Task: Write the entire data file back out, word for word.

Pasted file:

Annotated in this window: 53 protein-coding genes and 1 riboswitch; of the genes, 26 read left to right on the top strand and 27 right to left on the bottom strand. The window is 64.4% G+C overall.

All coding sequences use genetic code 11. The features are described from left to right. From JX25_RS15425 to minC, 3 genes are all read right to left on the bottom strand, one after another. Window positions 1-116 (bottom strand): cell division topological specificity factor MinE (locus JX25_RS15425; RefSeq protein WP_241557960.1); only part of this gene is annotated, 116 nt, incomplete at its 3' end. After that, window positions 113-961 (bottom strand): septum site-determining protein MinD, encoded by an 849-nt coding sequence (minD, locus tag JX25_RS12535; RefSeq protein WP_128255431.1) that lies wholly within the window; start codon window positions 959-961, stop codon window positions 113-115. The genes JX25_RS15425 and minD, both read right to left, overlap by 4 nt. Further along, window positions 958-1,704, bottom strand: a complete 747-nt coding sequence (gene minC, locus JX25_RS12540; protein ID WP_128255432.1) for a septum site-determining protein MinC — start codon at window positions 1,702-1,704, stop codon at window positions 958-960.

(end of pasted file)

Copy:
Annotated in this window: 53 protein-coding genes and 1 riboswitch; of the genes, 26 read left to right on the top strand and 27 right to left on the bottom strand. The window is 64.4% G+C overall.

All coding sequences use genetic code 11. The features are described from left to right. From JX25_RS15425 to minC, 3 genes are all read right to left on the bottom strand, one after another. Window positions 1-116 (bottom strand): cell division topological specificity factor MinE (locus JX25_RS15425; RefSeq protein WP_241557960.1); only part of this gene is annotated, 116 nt, incomplete at its 3' end. After that, window positions 113-961 (bottom strand): septum site-determining protein MinD, encoded by an 849-nt coding sequence (minD, locus tag JX25_RS12535; RefSeq protein WP_128255431.1) that lies wholly within the window; start codon window positions 959-961, stop codon window positions 113-115. The genes JX25_RS15425 and minD, both read right to left, overlap by 4 nt. Further along, window positions 958-1,704, bottom strand: a complete 747-nt coding sequence (gene minC, locus JX25_RS12540; protein ID WP_128255432.1) for a septum site-determining protein MinC — start codon at window positions 1,702-1,704, stop codon at window positions 958-960.